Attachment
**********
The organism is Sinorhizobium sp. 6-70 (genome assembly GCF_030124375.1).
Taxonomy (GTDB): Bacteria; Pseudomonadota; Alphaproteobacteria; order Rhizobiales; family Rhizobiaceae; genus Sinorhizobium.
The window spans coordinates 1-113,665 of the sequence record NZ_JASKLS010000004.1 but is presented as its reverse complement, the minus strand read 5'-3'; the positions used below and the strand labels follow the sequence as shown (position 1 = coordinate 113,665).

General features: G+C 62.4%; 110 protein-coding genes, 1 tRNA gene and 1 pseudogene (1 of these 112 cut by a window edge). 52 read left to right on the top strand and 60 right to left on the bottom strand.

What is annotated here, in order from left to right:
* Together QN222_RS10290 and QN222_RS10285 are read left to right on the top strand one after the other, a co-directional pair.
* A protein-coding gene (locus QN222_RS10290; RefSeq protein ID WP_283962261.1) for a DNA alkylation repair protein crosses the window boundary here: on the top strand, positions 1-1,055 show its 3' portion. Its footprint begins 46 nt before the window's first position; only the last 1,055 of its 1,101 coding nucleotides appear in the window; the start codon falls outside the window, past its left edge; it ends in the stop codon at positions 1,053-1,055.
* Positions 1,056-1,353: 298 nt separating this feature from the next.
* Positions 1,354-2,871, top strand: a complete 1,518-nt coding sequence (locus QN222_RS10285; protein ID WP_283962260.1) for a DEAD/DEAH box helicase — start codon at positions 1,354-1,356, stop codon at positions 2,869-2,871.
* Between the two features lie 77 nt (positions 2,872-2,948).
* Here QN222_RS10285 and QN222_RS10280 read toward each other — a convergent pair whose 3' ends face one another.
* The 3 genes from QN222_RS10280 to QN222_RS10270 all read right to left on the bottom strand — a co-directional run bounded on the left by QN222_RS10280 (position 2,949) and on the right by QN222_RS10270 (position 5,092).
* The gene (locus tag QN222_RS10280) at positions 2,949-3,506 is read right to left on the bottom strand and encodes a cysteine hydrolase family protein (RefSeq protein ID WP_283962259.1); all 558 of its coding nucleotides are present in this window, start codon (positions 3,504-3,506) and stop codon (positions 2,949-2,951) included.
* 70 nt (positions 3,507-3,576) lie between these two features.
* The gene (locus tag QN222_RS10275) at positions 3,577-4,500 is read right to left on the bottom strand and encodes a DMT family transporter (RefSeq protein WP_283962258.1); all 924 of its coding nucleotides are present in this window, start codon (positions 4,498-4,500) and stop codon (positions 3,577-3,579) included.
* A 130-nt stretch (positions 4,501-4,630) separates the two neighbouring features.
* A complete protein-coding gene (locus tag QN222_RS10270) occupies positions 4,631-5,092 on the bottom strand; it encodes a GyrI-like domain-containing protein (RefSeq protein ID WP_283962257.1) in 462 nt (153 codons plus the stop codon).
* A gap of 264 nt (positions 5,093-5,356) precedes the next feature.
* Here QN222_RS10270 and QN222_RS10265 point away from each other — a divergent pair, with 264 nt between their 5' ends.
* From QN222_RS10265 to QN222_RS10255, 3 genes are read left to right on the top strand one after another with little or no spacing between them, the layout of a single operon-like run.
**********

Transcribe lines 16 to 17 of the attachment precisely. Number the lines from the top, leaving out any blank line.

* A 130-nt stretch (positions 4,501-4,630) separates the two neighbouring features.
* A complete protein-coding gene (locus tag QN222_RS10270) occupies positions 4,631-5,092 on the bottom strand; it encodes a GyrI-like domain-containing protein (RefSeq protein ID WP_283962257.1) in 462 nt (153 codons plus the stop codon).